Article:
Dan Froomkin: Yes, no, and thanks for your comment.
It seems fairly clear at this point that one of President Bush's blind spots are exacerbated by a tendency to surround himself with yes men and yes women.
Is there any sign that "the Bush administration" (ie the Bush executive branch "institutionally") is genuinely reviewing its (fairly severe) policy mistakes during it first term and working to correct them?
Are there any signs of genuine humility?
Dan Froomkin: None that I have seen, no. Anyone out there spotted any?
Eau Claire, Wis.:
I asked you, pre-election, about the Valerie Plame investigation. Now that the election is over and the White House staff is changing, do you foresee a departing staffer being offered up by the administration as a sacrificial lamb to the investigation? Also, why is it that this story, with major security implications, gets so much less play than the scandals surrounding the Clinton administration? Are we, as a people, so shallow that we only care when the details are salacious?
Sorry if too many questions.
Dan Froomkin: Sacrificial lambs are not their style.
I think it's safe to say that most journalists have absolutely no idea what special prosecutor Patrick Fitzgerald is up to, other than harassing journalists.
That makes it hard to write stories.
But I think a lot of people are hoping that, for everyone's sake, he wraps things up shortly.
Make Up My Mind, Will You?:
Gee, Dan, I don't think that "everyone would agree" that looking at all sides of an issue is the best way to resolve something, as our recent grad friend suggested. Heck, we can't even get people in this forum to agree whether you're a liberal toady or a conservative shill, fair and balanced or shamelessly partisan, tall or short, and that Scott McLellan seems to be putting a lot less effort into his rebuttals of pointed questions these days.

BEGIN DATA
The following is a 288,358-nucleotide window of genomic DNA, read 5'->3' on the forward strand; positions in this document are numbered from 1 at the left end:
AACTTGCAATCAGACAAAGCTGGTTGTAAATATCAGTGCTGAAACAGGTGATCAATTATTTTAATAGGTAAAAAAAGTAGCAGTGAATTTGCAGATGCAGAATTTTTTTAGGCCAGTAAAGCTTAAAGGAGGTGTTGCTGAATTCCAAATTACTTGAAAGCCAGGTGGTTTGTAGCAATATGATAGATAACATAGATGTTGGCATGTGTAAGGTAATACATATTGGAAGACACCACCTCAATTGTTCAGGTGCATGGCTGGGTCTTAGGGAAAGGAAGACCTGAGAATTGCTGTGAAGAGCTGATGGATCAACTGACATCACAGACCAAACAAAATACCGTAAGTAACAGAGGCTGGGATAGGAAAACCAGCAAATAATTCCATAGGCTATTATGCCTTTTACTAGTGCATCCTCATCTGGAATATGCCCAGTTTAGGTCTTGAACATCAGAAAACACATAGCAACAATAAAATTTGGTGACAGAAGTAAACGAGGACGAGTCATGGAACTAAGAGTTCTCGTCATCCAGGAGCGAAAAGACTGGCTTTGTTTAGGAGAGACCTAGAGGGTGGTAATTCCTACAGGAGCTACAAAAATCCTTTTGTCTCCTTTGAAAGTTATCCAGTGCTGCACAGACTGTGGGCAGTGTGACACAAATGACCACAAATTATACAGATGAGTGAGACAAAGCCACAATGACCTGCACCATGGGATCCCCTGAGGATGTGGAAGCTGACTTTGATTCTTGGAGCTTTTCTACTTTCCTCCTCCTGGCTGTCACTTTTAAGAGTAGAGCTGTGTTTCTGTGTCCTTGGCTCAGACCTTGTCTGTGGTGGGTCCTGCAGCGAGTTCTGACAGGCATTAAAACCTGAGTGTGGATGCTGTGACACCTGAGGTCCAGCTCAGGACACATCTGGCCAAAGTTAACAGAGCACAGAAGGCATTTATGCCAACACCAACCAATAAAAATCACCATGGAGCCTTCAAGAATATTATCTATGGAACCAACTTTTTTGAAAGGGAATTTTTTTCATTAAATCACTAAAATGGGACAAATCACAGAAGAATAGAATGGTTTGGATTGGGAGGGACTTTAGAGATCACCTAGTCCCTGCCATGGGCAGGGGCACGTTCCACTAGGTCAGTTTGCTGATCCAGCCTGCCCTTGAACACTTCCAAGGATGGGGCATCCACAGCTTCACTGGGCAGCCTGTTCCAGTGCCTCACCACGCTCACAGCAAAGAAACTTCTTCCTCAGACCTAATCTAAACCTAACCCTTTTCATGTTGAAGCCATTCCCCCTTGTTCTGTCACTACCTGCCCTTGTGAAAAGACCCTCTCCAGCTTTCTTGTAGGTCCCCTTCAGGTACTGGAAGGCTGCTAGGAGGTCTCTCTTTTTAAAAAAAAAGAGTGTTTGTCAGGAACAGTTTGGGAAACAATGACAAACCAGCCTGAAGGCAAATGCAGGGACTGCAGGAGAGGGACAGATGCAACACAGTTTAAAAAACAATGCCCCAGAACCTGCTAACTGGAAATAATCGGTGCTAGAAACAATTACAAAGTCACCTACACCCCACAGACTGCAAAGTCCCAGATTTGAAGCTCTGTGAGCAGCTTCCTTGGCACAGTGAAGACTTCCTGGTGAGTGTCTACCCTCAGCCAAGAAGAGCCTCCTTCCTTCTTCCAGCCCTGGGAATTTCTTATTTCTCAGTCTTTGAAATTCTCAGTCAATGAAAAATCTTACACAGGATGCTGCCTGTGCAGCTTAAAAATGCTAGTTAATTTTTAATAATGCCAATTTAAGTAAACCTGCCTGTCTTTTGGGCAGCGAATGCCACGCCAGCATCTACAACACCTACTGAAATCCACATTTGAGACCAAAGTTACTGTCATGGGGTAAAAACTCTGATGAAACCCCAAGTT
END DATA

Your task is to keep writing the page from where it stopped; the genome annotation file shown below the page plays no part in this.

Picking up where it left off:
That said, keep up the good work/unadulterated hackery.
Dan Froomkin: Thank you. You readers are truly a delight -- most of the time.
Somewhere Out There:
Does anyone in the Press Corps think it is strange that the White House made the 9/11 commission take an oath prior to its formation that it would not discuss the negligence of the President before the election, or is it just me? Isn't that kind of counter-intuitive? The commission is supposed to find out what went wrong and who is to blame, but it is not allowed to blame the President until after the election?
I've gotten quite a lot of e-mail on this (alleged) topic. From what I can tell, what set this off is an interview Bob Kerrey gave with Paula Zahn on CNN on Nov. 8. He said:
"KERREY: Well, the 9/11 report says in chapter eight -- now that it's beyond the campaign, so the promise I had to keep this out of the campaign is over.
"The 9/11 report in chapter eight says that, in the summer of 2001, the government ignored repeated warnings by the CIA, ignored, and didn't do anything to harden our border security, didn't do anything to harden airport country, didn't do anything to engage local law enforcement, didn't do anything to round up INS and consular offices and say we have to shut this down, and didn't warn the American people.
"The famous presidential daily briefing on August 6, we say in the report that the briefing officers believed that there was a considerable sense of urgency and it was current. So there was a case to be made that wasn't made."
Some readers seem to think the member signed a blood oath. My sense was that they all agreed, not unreasonably, that they would try not to turn the commission into a political battleground. (Others, of course, were free to cudgel Bush with this stuff.)
But maybe I'm naive. I'd like to hear more from Kerrey about this.
Dan -- I am curious whether, given the several recent resignations of people of consequence at the CIA, you have heard any rumblings that the White House has had second thoughts about the wisdom of the appointment of Porter Goss as the new director. Thanks
Dan Froomkin: My sense is that they are perfectly happy, and that they subscribe (at least for now) to the theory that what is going on is necessary housecleaning -- not, say, a bugout caused by a Hill staffer gone powermad.
Of course that could change.